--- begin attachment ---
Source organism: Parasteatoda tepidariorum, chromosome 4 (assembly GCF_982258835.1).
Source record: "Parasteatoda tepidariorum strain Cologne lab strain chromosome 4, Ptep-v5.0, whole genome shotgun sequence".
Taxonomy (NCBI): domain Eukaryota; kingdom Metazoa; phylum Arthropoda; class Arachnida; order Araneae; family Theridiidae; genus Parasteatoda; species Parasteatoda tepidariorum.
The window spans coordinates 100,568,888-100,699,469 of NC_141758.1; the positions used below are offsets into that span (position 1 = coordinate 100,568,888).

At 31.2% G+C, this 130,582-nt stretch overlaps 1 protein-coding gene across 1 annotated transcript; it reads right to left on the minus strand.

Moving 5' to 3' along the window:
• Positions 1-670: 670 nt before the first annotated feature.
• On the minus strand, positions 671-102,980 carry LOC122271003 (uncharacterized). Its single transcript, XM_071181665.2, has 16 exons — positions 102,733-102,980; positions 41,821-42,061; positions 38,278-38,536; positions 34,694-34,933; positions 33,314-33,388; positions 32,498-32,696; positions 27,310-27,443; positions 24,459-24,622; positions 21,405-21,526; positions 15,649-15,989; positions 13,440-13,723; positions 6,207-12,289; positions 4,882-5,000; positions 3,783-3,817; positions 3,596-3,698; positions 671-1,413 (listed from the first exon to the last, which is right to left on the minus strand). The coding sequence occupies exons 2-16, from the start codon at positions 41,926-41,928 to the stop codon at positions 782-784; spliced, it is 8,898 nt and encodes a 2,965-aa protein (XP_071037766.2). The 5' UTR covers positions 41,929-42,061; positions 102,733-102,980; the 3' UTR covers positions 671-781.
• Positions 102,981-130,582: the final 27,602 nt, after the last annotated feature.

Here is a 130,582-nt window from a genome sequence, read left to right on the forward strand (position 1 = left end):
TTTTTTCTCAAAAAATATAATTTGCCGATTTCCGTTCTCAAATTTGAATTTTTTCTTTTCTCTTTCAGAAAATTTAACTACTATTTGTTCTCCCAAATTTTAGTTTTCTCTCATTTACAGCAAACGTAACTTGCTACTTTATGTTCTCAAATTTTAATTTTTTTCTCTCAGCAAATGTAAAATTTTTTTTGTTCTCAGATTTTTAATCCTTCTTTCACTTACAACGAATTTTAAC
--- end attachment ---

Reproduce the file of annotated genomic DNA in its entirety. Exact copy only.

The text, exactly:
Source organism: Parasteatoda tepidariorum, chromosome 4 (assembly GCF_982258835.1).
Source record: "Parasteatoda tepidariorum strain Cologne lab strain chromosome 4, Ptep-v5.0, whole genome shotgun sequence".
Taxonomy (NCBI): domain Eukaryota; kingdom Metazoa; phylum Arthropoda; class Arachnida; order Araneae; family Theridiidae; genus Parasteatoda; species Parasteatoda tepidariorum.
The window spans coordinates 100,568,888-100,699,469 of NC_141758.1; the positions used below are offsets into that span (position 1 = coordinate 100,568,888).

At 31.2% G+C, this 130,582-nt stretch overlaps 1 protein-coding gene across 1 annotated transcript; it reads right to left on the minus strand.

Moving 5' to 3' along the window:
• Positions 1-670: 670 nt before the first annotated feature.
• On the minus strand, positions 671-102,980 carry LOC122271003 (uncharacterized). Its single transcript, XM_071181665.2, has 16 exons — positions 102,733-102,980; positions 41,821-42,061; positions 38,278-38,536; positions 34,694-34,933; positions 33,314-33,388; positions 32,498-32,696; positions 27,310-27,443; positions 24,459-24,622; positions 21,405-21,526; positions 15,649-15,989; positions 13,440-13,723; positions 6,207-12,289; positions 4,882-5,000; positions 3,783-3,817; positions 3,596-3,698; positions 671-1,413 (listed from the first exon to the last, which is right to left on the minus strand). The coding sequence occupies exons 2-16, from the start codon at positions 41,926-41,928 to the stop codon at positions 782-784; spliced, it is 8,898 nt and encodes a 2,965-aa protein (XP_071037766.2). The 5' UTR covers positions 41,929-42,061; positions 102,733-102,980; the 3' UTR covers positions 671-781.
• Positions 102,981-130,582: the final 27,602 nt, after the last annotated feature.

Here is a 130,582-nt window from a genome sequence, read left to right on the forward strand (position 1 = left end):
TTTTTTCTCAAAAAATATAATTTGCCGATTTCCGTTCTCAAATTTGAATTTTTTCTTTTCTCTTTCAGAAAATTTAACTACTATTTGTTCTCCCAAATTTTAGTTTTCTCTCATTTACAGCAAACGTAACTTGCTACTTTATGTTCTCAAATTTTAATTTTTTTCTCTCAGCAAATGTAAAATTTTTTTTGTTCTCAGATTTTTAATCCTTCTTTCACTTACAACGAATTTTAAC